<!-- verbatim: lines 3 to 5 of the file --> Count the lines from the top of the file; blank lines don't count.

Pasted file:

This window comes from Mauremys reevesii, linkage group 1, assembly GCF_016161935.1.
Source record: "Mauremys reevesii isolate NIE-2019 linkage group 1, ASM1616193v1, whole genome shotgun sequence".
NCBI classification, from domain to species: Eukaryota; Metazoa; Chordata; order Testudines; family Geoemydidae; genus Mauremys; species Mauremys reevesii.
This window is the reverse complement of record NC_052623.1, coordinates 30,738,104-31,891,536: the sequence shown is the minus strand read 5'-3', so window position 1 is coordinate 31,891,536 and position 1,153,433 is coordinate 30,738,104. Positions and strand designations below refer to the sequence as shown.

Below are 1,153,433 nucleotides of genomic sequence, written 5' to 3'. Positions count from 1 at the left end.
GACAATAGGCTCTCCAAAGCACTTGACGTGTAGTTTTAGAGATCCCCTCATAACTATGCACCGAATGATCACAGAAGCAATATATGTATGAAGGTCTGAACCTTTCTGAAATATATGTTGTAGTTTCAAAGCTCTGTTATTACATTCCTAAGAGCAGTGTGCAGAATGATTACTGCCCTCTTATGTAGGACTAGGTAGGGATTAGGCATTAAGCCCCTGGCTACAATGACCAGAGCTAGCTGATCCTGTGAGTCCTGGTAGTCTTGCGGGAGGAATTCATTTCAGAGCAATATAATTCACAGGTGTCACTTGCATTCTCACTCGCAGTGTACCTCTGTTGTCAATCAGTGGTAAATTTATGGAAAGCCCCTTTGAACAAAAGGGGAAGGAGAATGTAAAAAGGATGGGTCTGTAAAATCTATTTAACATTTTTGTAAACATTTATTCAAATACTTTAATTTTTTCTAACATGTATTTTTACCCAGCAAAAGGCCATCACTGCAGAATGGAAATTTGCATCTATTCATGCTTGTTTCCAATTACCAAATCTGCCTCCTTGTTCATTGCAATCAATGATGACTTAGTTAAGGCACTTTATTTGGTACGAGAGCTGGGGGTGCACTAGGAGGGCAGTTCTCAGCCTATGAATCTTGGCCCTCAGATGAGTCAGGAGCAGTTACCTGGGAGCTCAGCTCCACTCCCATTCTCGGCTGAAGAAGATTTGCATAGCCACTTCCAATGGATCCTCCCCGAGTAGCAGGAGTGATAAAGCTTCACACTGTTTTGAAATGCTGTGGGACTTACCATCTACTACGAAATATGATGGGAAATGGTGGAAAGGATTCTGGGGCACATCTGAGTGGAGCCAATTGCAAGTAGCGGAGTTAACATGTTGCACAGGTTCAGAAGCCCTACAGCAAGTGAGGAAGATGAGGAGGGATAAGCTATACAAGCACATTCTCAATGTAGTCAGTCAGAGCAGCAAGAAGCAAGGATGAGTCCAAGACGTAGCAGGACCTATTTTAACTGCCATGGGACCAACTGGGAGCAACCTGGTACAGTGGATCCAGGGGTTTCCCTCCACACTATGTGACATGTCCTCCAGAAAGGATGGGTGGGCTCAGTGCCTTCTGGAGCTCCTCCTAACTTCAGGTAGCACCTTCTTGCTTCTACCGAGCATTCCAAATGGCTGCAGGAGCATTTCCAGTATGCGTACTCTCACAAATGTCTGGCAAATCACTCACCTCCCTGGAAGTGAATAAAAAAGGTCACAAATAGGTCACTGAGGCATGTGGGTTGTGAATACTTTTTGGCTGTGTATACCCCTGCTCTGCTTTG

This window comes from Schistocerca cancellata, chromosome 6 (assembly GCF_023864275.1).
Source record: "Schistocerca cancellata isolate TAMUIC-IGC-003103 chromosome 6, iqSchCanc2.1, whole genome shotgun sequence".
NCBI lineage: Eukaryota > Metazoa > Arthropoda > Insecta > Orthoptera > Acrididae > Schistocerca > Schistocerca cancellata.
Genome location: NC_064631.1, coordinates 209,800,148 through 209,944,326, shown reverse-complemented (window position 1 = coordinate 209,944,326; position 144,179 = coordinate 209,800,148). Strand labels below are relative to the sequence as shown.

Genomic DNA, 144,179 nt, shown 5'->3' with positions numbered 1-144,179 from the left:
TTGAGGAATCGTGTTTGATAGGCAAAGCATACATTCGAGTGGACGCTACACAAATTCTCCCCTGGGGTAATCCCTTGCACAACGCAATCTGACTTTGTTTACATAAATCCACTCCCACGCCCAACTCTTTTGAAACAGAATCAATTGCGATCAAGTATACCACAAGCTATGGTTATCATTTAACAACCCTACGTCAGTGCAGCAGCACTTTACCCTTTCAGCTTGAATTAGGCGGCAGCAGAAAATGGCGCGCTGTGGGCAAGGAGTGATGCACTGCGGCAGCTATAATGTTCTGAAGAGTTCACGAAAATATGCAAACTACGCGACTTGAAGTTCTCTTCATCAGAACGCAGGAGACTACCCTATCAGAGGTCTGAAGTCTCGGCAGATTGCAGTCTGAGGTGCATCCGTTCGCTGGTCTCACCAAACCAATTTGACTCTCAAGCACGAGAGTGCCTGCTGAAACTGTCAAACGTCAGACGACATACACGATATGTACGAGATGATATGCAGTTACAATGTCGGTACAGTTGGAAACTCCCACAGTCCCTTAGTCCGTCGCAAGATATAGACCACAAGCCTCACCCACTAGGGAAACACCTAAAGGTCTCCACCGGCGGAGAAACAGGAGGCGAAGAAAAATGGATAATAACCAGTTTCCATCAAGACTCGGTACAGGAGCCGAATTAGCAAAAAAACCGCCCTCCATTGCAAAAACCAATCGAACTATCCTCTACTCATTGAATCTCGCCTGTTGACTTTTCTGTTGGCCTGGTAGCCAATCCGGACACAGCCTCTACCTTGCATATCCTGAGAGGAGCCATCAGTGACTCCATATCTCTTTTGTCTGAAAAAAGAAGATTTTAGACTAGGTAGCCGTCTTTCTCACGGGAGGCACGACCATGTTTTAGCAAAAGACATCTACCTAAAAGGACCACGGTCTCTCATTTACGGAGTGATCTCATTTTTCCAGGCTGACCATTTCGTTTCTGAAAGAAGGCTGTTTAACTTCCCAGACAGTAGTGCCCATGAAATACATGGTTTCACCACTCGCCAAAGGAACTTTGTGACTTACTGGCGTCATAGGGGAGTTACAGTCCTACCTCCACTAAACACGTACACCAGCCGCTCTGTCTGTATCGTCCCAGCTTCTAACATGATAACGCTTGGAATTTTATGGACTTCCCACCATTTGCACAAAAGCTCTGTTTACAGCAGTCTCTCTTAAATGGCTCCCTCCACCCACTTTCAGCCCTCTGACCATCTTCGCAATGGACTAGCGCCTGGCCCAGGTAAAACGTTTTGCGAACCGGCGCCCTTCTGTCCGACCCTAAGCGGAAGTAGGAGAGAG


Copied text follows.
NCBI classification, from domain to species: Eukaryota; Metazoa; Chordata; order Testudines; family Geoemydidae; genus Mauremys; species Mauremys reevesii.
This window is the reverse complement of record NC_052623.1, coordinates 30,738,104-31,891,536: the sequence shown is the minus strand read 5'-3', so window position 1 is coordinate 31,891,536 and position 1,153,433 is coordinate 30,738,104. Positions and strand designations below refer to the sequence as shown.

Below are 1,153,433 nucleotides of genomic sequence, written 5' to 3'. Positions count from 1 at the left end.